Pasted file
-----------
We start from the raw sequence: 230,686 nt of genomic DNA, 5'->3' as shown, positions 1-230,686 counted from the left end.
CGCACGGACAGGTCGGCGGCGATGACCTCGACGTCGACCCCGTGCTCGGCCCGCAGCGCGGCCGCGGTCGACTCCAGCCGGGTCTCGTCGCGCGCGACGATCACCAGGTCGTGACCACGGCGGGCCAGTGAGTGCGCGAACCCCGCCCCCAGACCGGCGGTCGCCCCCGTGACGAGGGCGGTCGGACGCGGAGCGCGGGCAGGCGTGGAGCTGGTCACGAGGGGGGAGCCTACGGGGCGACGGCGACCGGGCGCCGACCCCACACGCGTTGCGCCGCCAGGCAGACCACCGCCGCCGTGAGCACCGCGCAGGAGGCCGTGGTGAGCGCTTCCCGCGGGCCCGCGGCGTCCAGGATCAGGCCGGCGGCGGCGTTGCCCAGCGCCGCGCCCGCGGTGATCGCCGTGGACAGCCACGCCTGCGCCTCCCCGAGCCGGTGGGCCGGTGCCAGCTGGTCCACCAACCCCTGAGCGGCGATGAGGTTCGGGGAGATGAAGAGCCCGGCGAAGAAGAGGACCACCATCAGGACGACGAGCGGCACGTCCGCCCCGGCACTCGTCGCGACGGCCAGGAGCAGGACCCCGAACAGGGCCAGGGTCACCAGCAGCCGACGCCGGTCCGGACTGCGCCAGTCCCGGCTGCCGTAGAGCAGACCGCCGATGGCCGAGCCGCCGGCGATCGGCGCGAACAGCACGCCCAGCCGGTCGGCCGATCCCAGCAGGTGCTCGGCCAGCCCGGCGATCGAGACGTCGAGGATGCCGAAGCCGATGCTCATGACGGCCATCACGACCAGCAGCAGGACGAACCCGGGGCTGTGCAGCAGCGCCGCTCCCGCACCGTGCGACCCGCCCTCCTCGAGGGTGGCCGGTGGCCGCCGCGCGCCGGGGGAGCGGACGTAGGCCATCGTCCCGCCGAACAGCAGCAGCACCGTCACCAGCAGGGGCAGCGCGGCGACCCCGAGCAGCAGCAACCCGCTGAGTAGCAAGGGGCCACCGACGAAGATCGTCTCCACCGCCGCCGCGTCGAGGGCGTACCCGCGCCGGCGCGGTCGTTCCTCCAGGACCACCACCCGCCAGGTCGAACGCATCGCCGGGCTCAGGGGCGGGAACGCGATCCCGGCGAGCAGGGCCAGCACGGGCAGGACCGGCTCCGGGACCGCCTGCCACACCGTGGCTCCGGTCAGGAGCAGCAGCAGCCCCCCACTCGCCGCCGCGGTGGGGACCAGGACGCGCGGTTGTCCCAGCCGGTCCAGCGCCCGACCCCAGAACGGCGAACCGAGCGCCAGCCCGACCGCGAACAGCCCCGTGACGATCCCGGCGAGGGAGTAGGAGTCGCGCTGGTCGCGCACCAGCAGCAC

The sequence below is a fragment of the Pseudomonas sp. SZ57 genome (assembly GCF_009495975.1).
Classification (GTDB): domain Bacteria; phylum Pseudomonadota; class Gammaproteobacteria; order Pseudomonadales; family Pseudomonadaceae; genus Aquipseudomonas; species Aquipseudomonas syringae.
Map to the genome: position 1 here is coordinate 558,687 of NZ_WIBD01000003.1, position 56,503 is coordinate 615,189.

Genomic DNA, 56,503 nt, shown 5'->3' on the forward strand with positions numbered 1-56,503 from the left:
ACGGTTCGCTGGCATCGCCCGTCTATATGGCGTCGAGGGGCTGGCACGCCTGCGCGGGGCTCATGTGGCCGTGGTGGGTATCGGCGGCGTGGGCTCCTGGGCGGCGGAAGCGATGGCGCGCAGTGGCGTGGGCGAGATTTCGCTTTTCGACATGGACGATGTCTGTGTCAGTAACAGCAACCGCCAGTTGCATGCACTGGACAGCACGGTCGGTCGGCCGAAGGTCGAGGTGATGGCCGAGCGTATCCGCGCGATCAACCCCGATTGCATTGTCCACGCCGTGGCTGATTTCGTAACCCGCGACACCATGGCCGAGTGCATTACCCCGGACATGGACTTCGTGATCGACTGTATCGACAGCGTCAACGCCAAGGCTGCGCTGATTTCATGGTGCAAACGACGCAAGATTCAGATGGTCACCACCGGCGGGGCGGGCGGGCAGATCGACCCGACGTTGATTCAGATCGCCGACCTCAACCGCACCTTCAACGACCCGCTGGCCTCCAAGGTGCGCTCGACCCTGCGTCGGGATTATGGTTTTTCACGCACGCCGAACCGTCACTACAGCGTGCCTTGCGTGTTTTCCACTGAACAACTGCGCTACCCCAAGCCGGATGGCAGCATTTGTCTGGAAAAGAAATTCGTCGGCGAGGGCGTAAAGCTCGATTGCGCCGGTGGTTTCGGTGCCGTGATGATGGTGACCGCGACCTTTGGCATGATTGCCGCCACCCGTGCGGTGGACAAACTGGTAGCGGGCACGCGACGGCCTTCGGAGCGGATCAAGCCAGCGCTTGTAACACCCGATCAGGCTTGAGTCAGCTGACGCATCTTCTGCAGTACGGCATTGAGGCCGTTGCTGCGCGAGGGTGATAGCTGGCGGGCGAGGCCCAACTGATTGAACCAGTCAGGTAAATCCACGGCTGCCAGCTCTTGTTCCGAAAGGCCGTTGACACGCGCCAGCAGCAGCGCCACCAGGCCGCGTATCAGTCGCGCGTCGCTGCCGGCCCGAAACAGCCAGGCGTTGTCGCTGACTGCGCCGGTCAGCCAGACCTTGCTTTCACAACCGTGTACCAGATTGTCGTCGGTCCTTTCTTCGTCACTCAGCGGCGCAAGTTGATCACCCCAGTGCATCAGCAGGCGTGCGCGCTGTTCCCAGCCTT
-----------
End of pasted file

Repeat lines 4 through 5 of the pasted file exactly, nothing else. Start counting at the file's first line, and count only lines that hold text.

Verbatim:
Classification (GTDB): domain Bacteria; phylum Pseudomonadota; class Gammaproteobacteria; order Pseudomonadales; family Pseudomonadaceae; genus Aquipseudomonas; species Aquipseudomonas syringae.
Map to the genome: position 1 here is coordinate 558,687 of NZ_WIBD01000003.1, position 56,503 is coordinate 615,189.